continually raise the issue of Camp Ashraf and the
Mujahedin-e-Khalq with Baghdad. Kalfin confided that the
Iraqi FM had told him in October that the Iraqi government
had decided to close Ashraf, but agreed it was hard to credit
this with no decision about what to do with the detainees
there.



4. (C) The Iraqis told the visiting Bulgarians that they
appreciated friends who helped them without asking for
anything in return (Kalfin took this as an allusion to debt
relief). On debt, the Iraqis are open to a commercial deal
with international debt/equity firms whereby Bulgaria could
immediately recoup a discounted percentage of Iraq's
obligation under the 20% Paris Club formula rather than
waiting for full payment over 23 years. The respective
Finance Ministers agreed to continue discussions.



5. (S) On 13 December, DCM and PolEcCouns met Valeri Ratchev,
Bulgarian ambassador to Iraq. Ratchev is resident in Sofia
as BG does not yet have an embassy in Baghdad. He confirmed
Kalfin's readout and added additional detail. His key points:

--The PM and FM viewed the trip as successful and productive.
--The PM's goal was to send a strong signal of political
support. President Talabani understood this; Maliki and
al-Attiya somewhat less so.
--Talabani is several grades above the other leaders;
Ratchev's perception is that Maliki is shrinking as a leader.
--Everyone was struck by the anti-U.S. and anti-international
presence remarks by Speaker al-Attiya.
--The PM and FM were "shocked" at the condition of the
country, especially as viewed by helicopter. It was
Ratchev's fourth trip this year -- he believes that

SOFIA 00001667 002 OF 002


conditions for ordinary Iraqis have gotten worse.
--Without mentioning Ashraf, the Iraqis made general
statements commending Bulgarian participation. This is
helpful to the GoB as it enlists support for an extended
deployment; they will work closely with us on this.
--Iraqi leaders talked at length about the need for Iraqi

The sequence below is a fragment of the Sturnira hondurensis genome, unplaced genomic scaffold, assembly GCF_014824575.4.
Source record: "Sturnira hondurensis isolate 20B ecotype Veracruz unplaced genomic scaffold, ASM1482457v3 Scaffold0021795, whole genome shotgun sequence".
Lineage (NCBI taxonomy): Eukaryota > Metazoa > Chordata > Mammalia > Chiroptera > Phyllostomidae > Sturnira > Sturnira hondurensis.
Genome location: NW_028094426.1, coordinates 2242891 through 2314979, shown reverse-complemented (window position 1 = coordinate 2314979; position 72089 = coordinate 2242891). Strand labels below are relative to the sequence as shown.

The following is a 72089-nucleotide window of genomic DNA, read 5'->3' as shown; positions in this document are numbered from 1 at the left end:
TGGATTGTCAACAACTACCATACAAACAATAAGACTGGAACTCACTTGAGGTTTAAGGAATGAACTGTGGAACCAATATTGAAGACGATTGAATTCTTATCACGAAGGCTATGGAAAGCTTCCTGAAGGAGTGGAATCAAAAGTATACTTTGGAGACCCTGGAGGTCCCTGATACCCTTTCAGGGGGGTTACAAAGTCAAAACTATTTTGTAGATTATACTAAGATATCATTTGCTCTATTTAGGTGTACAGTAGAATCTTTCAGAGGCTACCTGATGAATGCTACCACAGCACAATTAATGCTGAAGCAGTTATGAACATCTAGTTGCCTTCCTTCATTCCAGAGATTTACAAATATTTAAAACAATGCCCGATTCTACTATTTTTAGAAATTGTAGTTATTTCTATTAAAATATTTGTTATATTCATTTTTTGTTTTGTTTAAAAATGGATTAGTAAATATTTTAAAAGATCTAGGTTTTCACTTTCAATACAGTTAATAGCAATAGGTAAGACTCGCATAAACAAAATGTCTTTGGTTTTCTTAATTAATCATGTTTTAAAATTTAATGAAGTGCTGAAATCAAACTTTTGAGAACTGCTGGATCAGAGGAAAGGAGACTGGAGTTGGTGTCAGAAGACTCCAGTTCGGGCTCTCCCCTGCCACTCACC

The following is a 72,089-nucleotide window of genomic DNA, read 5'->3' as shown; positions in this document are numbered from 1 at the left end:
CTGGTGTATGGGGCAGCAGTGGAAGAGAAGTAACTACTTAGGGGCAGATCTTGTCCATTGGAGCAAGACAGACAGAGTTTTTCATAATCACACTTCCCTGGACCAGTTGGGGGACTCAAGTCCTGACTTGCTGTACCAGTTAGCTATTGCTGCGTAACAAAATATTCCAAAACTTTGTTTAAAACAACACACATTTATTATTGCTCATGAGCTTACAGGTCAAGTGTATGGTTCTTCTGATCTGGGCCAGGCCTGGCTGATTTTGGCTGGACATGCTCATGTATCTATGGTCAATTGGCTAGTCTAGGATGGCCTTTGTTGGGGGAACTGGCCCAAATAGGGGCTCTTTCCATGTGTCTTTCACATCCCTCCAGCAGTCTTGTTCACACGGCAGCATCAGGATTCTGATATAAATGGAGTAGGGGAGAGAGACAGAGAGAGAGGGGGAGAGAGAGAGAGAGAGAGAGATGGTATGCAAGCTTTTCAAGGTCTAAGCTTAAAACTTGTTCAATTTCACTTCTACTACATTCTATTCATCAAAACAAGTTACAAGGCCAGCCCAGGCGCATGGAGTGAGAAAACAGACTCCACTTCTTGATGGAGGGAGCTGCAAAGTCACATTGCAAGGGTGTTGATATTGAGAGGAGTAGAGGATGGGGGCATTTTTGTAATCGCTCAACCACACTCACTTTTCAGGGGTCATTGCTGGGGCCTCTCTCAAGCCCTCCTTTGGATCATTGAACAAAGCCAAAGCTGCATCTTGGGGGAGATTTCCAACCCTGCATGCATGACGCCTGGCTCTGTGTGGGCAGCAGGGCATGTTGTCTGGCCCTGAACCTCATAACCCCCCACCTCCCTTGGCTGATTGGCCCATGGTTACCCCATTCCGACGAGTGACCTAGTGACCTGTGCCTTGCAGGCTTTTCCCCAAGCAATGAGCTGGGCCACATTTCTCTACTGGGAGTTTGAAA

control of the security forces and budget and appeared much
more upset about Baker-Hamilton recommendations on budgetary
control than anything else; however, they were unable to
offer an alternative plan.



6. (S) According to Ratchev, progress on setting up a
Bulgarian Embassy in Baghdad seemed to be off course. Maliki
spoke of signing a paper within two weeks to allow
identification of a suitable building, suggesting the process
was just in its initial stages. Ratchev had been under the
impression that the selection process was completed two
months ago (since a building had been identified and US and
Iraqi security forces had signed off on it) and the GoB was
simply awaiting final bureaucratic approval before gaining
access to the site and building.

Comment:


--------------------------





7. (S) The Bulgarians may have been unprepared for what they
saw in Iraq, but the Foreign Minister clearly signaled their
political resolve to extend their presence at Camp Ashraf
through 2007. Kalfin's Dec. 18-21 visit to the U.S. presents
the chance to lock that commitment in, while continuing to
work closely with the GoB to get a Bulgarian Embassy up and
running in Baghdad.



8. (S) We want to take this opportunity again to express our
great appreciation and admiration for our colleagues at
Embassy Baghdad. The Bulgarians clearly recognized the
indispensable role you played in pulling this visit off.
Many thanks from all of us.

BEYRLE